Biosimilar low molecular weight heparins in Brazil

Biosimilars/Research | Posted 15/04/2011 post-comment0 Post your comment

In Brazil, the registration of new drugs is carried out only when the regulatory agency (Agência Nacional de Vigilância Sanitária, Anvisa) is fully satisfied with their quality, efficacy and safety. Likewise for biosimilars it is necessary that the biosimilar be equally effective and safe and without contaminants in relation to the originator medicine.

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Preclinical studies in vitro and in vivo, verification of raw material origin and phase I, II and III clinical studies are recommended for registration of biosimilars in the international market. A review carried out by Adjunct Professor Yoshida at the Medical School of Universidade Estadual Paulista ‘Júlio de Mesquita Filho’, Botucatu, Brazil, has shown that the tests necessary for the registration of biosimilars must follow strict international protocols because of the variability of biological products, particularly low molecular weight heparins (LMWHs).

Heparin and LMWHs are heterogeneous mixtures of glycosamino-glycans which are used for the treatment of thrombotic and cardiovascular disorders.

Raw materials

Of major concern when considering LMWHs is the origin of the raw material for the production of heparin. It is therefore important that the type of tissue, animal and country of manufacture are clearly identified in any registration documents submitted to the relevant authorities.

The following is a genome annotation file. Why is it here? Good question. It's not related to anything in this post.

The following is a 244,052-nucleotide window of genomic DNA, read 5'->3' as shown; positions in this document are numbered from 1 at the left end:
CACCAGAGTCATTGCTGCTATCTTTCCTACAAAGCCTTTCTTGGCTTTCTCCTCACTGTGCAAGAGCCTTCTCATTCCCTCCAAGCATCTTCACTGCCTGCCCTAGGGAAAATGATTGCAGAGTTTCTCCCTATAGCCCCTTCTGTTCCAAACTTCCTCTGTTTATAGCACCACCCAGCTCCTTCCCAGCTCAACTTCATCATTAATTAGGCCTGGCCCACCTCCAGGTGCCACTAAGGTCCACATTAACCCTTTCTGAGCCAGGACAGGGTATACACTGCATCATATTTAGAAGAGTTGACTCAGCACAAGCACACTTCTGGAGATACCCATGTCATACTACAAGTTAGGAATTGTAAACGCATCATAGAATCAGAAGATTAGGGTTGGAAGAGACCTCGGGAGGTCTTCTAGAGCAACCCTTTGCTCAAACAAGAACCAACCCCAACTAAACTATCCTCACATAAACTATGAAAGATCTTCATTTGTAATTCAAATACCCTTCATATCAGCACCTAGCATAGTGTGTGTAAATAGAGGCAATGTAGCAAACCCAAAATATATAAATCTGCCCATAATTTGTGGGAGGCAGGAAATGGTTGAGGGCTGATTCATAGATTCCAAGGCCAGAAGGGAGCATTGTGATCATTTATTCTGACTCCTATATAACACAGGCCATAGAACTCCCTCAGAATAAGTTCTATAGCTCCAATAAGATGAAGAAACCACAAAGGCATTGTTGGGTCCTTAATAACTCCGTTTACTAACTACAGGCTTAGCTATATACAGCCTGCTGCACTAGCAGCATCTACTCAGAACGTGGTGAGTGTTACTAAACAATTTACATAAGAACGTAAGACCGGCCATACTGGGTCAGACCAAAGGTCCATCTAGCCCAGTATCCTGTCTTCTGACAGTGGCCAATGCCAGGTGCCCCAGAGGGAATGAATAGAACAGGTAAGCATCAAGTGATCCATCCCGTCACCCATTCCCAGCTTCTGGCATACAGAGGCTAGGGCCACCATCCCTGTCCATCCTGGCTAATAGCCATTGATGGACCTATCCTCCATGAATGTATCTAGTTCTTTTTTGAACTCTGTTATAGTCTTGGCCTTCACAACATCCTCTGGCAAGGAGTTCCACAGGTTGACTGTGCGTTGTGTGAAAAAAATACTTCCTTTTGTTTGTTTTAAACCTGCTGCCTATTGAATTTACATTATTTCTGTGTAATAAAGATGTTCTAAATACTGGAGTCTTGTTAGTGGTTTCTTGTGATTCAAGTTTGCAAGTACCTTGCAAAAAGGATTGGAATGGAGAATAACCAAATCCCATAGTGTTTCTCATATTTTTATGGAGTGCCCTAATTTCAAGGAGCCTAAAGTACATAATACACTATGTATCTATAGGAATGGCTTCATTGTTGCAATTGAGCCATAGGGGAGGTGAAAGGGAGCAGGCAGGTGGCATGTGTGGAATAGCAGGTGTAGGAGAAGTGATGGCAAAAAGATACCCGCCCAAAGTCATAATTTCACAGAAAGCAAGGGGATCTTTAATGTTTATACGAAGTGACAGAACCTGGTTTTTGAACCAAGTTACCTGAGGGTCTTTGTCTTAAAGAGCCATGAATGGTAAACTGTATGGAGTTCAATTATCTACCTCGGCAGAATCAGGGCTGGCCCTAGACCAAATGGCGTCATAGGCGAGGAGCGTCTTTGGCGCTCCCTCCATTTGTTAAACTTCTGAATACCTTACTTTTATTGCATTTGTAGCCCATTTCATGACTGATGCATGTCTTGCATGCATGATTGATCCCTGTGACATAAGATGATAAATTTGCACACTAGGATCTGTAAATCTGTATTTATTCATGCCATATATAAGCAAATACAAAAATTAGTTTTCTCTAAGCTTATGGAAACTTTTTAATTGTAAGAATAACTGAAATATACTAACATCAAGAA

Structure and purity

Comparative studies on structural integrity by magnetic resonance imaging, molecular weight assessment using gel filtration, and anticoagulant potential by anti‑Xa, anti-IIa activities, may be used to indicate the similarity and purity between the originator and the biosimilar.

Preclinical studies

In vitro tests on the biosimilar’s activity must be repeated and must be consistent with those of the originator medicine.

Studies on acute and chronic toxicity, along with anticoagulant potential, in at least two animal species should also be part of the preclinical evaluations, comparing different dosages of the biosimilar and originator product.

Clinical studies

Phase I evaluations in normal volunteers for five to seven days should be performed, followed by investigations in patients with renal failure.

At least one double-blind phase III study which aims to prevent arterial or venous thromboembolism is recommended by the EMA. The phase III studies must assess the biosimilar in relation to the originator product by statistical studies such as superiority, equivalence and non-inferiority trials, see figure.


Non-inferiority trials are the most common type of trial conducted to compare originator medicines and biosimilars, with the non-inferiority margin (Δ) being based on previous studies about the originator product, preferably in comparison to placebo.

The author concluded that scientific evidence and safety must always come before any other interests, other than the patients’ well-being.

Related article

Immunogenicity of biosimilar low molecular weight heparins


Yoshida BW. Studies on biosimilar medications. J Vasc Bras. 2010;9(3):141-4.

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